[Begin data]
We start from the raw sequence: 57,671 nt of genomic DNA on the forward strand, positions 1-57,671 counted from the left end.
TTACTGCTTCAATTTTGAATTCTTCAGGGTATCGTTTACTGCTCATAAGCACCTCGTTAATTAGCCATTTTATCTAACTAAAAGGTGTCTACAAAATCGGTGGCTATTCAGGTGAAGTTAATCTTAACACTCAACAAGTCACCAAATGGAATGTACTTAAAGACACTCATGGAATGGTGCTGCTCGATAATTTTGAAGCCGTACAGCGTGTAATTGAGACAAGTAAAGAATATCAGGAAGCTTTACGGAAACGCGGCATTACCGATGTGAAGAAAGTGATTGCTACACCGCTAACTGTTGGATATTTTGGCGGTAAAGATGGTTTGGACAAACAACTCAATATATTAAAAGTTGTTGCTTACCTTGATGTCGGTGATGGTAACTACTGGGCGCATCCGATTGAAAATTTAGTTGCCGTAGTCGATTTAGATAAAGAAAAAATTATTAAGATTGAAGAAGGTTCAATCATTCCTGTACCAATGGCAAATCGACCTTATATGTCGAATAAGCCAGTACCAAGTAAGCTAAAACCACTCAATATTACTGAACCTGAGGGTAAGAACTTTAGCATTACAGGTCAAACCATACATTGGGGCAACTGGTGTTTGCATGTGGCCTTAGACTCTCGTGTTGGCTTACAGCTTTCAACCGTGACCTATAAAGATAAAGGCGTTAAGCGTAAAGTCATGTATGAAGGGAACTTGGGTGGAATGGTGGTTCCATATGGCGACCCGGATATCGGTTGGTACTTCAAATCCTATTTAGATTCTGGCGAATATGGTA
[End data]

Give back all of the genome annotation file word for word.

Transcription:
We start from the raw sequence: 57,671 nt of genomic DNA on the forward strand, positions 1-57,671 counted from the left end.
TTACTGCTTCAATTTTGAATTCTTCAGGGTATCGTTTACTGCTCATAAGCACCTCGTTAATTAGCCATTTTATCTAACTAAAAGGTGTCTACAAAATCGGTGGCTATTCAGGTGAAGTTAATCTTAACACTCAACAAGTCACCAAATGGAATGTACTTAAAGACACTCATGGAATGGTGCTGCTCGATAATTTTGAAGCCGTACAGCGTGTAATTGAGACAAGTAAAGAATATCAGGAAGCTTTACGGAAACGCGGCATTACCGATGTGAAGAAAGTGATTGCTACACCGCTAACTGTTGGATATTTTGGCGGTAAAGATGGTTTGGACAAACAACTCAATATATTAAAAGTTGTTGCTTACCTTGATGTCGGTGATGGTAACTACTGGGCGCATCCGATTGAAAATTTAGTTGCCGTAGTCGATTTAGATAAAGAAAAAATTATTAAGATTGAAGAAGGTTCAATCATTCCTGTACCAATGGCAAATCGACCTTATATGTCGAATAAGCCAGTACCAAGTAAGCTAAAACCACTCAATATTACTGAACCTGAGGGTAAGAACTTTAGCATTACAGGTCAAACCATACATTGGGGCAACTGGTGTTTGCATGTGGCCTTAGACTCTCGTGTTGGCTTACAGCTTTCAACCGTGACCTATAAAGATAAAGGCGTTAAGCGTAAAGTCATGTATGAAGGGAACTTGGGTGGAATGGTGGTTCCATATGGCGACCCGGATATCGGTTGGTACTTCAAATCCTATTTAGATTCTGGCGAATATGGTA